‘Odd how the runt catches on to things,’ mused Chan, overseeing his minion’s daily toil.

Monotonous, to the point of pinhead-paralysis, the pulverization of soot and animal glue into paste, which, in turn, became ink, had been undertaken so readily by the monkey that Chan considered ‘what else’ might he entrusted to the pip-squeak's care… while Mung, thump, thump, thumping away with a miniature stone pestle in a tea cup, watched the Scribe delineate an endless stream of characters which slowly she connected to corresponding sounds, recognizing few but understanding each held significance, committing every last one to her photographic memory.

 

Weeks passed… months… years… Thump, thump, thumping away, mortar and pestle were content to be mated under Mung’s calm competence, her warm lap and soft paws cradling, caressing, thus helping to absorb the repetitious shocks, monkey and materials in general accord. Theirs had become a cooperative enterprise, as had the other phases of Chan Ling’s ink making. The Scribe’s finished products now attained a purplish luster (hallmark of the finest quality sticks), each impressed with a monogram widely recognized and gaining in renown. Patrons from as far away as Shanghai sent servants to acquire the heralded brand. Plus, volume and caliber of clients commissioning manuscripts concomitantly rose. A trickle of petitions by local petty officials turned into a torrent by titled patrons. Scholars, philosophers, mathematicians sent Chan work… challenging, interesting work… work that excused him from using li shu, a functional style developed by "that upstart criminal," in favor of the more ornate hsiao chuan, its rigid formalism better suited to the Scrivener’s old-fashioned tastes. And though he comprehended these intellectual texts no less superficially, he did approach transcribing them with more aesthetic flair… by degrees… the improvement in his brushwork strangely coincident with Mung’s expanded duties. The monkey was put in charge of tool maintenance in addition to her many other chores. With anthropoid dexterity, Mung cleaned, shaped, and arranged her mentor’s han lin (brush forest) after each day’s labor, chattering to the brass-capped stand as to a platoon of loyal soldiers. In what language, Chan could not fathom. Nor did he care, provided the bristles lent themselves to his newfound artistry. The Scribe was becoming famous, a status he relished… becoming rich, too. But fame and fortune turned into fretfulness whenever he acknowledged (to himself alone) their loosely fettered source. Mung’s leather thong, as a result, was replaced by a cast iron cuff—a length of chain affixed for added insurance.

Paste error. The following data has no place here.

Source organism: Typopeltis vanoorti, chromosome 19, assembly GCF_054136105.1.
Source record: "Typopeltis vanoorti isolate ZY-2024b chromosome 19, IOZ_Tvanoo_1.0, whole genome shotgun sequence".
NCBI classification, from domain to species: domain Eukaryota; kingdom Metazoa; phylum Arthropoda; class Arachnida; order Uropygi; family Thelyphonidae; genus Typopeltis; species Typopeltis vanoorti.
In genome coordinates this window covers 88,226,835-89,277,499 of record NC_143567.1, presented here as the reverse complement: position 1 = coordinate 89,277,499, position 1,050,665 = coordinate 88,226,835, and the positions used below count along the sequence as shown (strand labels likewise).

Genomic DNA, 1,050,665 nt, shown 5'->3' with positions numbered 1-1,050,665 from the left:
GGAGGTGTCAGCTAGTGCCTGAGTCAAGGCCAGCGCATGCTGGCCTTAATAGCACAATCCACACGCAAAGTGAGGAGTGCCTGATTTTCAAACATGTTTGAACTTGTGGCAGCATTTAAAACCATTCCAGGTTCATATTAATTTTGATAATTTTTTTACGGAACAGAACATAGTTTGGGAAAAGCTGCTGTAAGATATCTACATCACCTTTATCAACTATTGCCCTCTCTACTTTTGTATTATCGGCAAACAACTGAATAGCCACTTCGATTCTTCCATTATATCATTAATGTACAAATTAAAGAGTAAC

Seldom surprised by anything Chan did at cross purposes (what could one expect of a creature who imposed "order" on everything from pipe cleaners to chrysanthemums?), Mung accepted the new shackle with humble forbearance. So long as Chan continued to recite each new manuscript during its replication, so long as his human’s hubris ruled out the possibility of literacy being attained by a species other than his exalted own, so long as the Scribe’s insecurity dictated that his prize possession stay in close proximity (Mung’s customary roost was in an old, embroidered skullcap lodged just above and behind her unwitting tutor’s stooped left shoulder), and so long as there were lessons to be learned: equations, analyses, principles, theorems advanced by some of the Dynasty’s most erudite minds, Mung could take imprisonment with a tolerant shrug. Besides, once ripe, Time would surely see her swift emancipation.

 

More years passed. Wrinkles multiplied on the Scrivener’s translucent skin like creases on rice paper, a message of mortality for his fingertips to peruse. But Chan proved no more adept at deciphering these than the sundry truths his methodical brush strokes copied. Whereas his studious serf (no less withered by life’s autumnal seasoning) recognized a threat in the Scrivener’s lifelong work; Mung must impart all she knew to her at-risk kith and kin.

 

One gusty night—Wind revisiting with its typical disregard for things become stationary—the prisoner picked her snoring jailer's pocket of its key, plied it to the cuff, and returned to the wild.